Nearly two years ago, I sat down with Judy Rodgers, chef and co-owner of Zuni Cafe to talk about food after spending some a few days in her kitchen. Writing my earlier post on there being a new owner of the San Francisco iconic restaurant, I recalled our conversation and some of the things she said and, though some of these sentiments are in the book I was working on at the time (Reach), I wanted to post them here. What with all the talk these days of agribusiness and our food production and growing concern over obesity and how we eat, Judy’s words are as salient now as they were then. I don’t think they can be said enough:
That’s what we’re up against, that it’s perceived as at triumph that you can get strawberries in January as opposed to a catastrophe. Not all choice is good. Even if the January strawberry tastes OK, even if you have a really good strawberry that’s organic, I still know you turned down other things for that to happen.
A lot of our culinary habits in this country developed after refrigeration and freezing and certain technologies were inexpensive, whereas most other old world countries’ culinary traditions evolved before you had all those things. And so you had dried apples—not to put in your Cheerios, you had dried apples so you had something to eat.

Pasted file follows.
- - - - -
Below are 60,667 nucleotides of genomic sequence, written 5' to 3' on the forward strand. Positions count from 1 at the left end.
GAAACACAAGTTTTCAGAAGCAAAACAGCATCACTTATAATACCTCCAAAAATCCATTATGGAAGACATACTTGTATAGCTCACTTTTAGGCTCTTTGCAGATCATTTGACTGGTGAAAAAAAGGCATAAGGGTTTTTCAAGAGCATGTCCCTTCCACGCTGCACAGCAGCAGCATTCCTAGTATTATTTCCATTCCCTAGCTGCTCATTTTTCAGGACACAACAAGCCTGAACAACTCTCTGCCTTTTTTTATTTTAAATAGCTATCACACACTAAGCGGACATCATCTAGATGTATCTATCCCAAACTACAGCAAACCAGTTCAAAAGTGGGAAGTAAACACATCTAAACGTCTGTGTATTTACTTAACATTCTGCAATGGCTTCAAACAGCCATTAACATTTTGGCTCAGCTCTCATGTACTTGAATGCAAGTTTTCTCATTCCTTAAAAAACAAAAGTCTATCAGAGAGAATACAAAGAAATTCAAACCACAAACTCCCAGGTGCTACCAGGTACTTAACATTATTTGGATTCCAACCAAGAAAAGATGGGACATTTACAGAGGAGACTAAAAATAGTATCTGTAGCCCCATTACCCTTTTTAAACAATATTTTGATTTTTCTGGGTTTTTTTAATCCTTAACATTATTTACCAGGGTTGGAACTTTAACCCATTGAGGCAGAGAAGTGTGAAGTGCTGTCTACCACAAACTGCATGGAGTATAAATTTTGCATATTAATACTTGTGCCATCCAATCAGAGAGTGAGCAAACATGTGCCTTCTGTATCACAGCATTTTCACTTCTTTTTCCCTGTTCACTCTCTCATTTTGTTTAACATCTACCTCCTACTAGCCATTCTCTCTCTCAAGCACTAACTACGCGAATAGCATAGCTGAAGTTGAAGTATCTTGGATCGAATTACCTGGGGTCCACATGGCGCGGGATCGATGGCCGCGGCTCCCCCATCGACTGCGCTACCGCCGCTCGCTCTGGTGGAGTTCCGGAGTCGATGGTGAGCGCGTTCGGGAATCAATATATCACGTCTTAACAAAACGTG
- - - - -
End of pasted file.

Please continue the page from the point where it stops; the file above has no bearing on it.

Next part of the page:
That’s something I can do is try to make the menu, as much as I can, reflect a lot of the natural rhythms of this part of the world and reflect used to be the way you would eat before you could cheat.
There are a lot of reason not to buy Chilean blueberries. Let’s do nuts or chocolate or dried fruit for dessert. Part of not getting tired of food and cooking is not having every option every day, it’s responding to your constraints. You don’t have that much to work with, so you have to be more resourceful. If I were in St. Louis, I’d have a different palate of flavors to play with. I’d probably be more aggressive about putting stuff up myself during the season.
And guess what? That’s what culinary tradition is, making the harvest season last all year long. My God, the most unique holiday we have is Thanksgiving, it should be something that if you really ponder what Thanksgiving is all about, you would really understand food. But people think it’s about gluttony, as opposed to truly revering this your great harvest celebration, and now put stuff up so you don’t starve over the winter. But people don’t think about it that way—here, it’s the beginning of the eating season.